We have a neighbor who’s just started to keep chickens. Given how excitable our little cat is at the sight of the wild birds in our garden, we were a little worried that feather and fur would fly the next time she wandered over the fence. Fortunately, our neighbor has kept chickens before. He’s used to ensuring his girls are safe from predators and assured us that he hadn’t found cats were a particular problem.
But will cats attack chickens? And is there anything that can help keep them safe?
Will Cats Attack Chickens?
Cats are unlikely to attack if a chicken is fully grown.
Our neighbor said the same thing. If a feral cat was hungry enough, it’s possible they’d have a go. Some cats have more of a predatory nature (or an inflated ego), and may pounce even on adult chickens but this seems pretty rare.
Chicks are another matter, however. Cats will see babies as an easy target. Smaller chicken breeds are at risk, too, for the same reason. Cats use size to determine whether or not something is prey. Often, they’ll choose rodents or garden birds instead.
Think about a fully-grown chicken, too. It has a beak, claws and spurs and can use them for maximum effect. You may find that it’s the cat who comes off worse in a tussle.
You can never rule out that a cat won’t try to kill an adult – some have, but the vast majority won’t. Smaller breeds and chicks should be considered vulnerable and accommodated appropriately and supervised where necessary.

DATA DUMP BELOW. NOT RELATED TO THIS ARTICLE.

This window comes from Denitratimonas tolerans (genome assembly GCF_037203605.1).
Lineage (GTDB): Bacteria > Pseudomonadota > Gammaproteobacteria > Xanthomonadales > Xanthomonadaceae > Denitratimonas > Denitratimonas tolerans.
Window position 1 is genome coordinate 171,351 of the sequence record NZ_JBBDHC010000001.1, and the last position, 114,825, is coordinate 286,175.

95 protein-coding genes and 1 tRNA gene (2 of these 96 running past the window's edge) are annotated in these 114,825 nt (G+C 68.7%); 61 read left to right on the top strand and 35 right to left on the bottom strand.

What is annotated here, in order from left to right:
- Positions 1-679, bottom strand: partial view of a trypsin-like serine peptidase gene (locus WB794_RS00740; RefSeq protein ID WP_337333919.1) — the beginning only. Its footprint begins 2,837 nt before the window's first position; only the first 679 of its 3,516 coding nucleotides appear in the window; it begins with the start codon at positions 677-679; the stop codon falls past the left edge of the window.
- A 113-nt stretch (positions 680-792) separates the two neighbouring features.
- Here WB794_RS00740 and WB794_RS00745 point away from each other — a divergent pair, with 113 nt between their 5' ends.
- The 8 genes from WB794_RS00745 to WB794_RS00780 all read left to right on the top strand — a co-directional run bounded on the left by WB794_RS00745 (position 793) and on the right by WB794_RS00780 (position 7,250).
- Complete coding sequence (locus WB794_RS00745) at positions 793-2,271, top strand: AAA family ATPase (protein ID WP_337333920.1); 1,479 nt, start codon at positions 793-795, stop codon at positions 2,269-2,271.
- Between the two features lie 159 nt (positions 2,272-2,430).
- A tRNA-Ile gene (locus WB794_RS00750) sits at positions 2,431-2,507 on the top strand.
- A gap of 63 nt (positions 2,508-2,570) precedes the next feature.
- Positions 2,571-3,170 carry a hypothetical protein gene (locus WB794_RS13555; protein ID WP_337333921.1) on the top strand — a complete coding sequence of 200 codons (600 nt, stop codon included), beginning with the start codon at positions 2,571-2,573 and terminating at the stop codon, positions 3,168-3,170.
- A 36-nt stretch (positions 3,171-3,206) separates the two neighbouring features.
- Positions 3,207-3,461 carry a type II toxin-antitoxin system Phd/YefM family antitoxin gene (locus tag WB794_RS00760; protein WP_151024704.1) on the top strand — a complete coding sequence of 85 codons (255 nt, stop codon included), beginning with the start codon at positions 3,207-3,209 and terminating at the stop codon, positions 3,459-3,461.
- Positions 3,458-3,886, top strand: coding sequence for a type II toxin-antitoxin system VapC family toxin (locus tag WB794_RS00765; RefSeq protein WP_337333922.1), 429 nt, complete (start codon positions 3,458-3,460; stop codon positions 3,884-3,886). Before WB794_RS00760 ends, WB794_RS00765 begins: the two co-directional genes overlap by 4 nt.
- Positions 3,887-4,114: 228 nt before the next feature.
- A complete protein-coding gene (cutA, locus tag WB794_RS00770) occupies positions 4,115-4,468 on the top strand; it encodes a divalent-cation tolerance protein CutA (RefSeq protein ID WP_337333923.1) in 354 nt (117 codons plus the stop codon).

Bottom line is that you can never rule out that a cat won’t try to kill an adult chicken – some have, but the vast majority won’t. Smaller breeds and chicks should be considered vulnerable and secured appropriately when not being supervised. Of course, it’s not only cats that owners should be worried about. Smaller breeds and chicks are also at risk from hawks, rodents, dogs, and snakes.
Would a feral cat kill a chicken?
Yes, if it was desperate enough.
Feral cats don’t have the luxury of an owner spooning food into their bowl at regular times and the sight of a plump bird may be too tempting to miss out on. Having said that, feral cats aren’t stupid. The size of an adult chicken will probably put most of them off.
At what age are chickens safe from cats?
When they’re fully grown is the easiest and best answer.
It will depend on the breed but somewhere between 16 and 24-weeks and when they’re ready to start laying. Some owners will wait until their chickens are of equal size to a domestic cat to ensure their birds don’t look like easy targets.
Most cats will certainly know not to engage with an adult chicken.
Are cats afraid of chickens?
That reluctance suggests the cat understands the potential risks of engaging with one.
Some cats will be afraid of chickens. Some have anxious, skittish personalities and may be nervous around the birds. Others may be indifferent, curious or delighted by the sight of a chicken. You’ll find plenty of pictures on the internet of chickens and cats living side-by-side quiet peaceably. Cats who have had bad experiences with birds may have a more pronounced fear of them.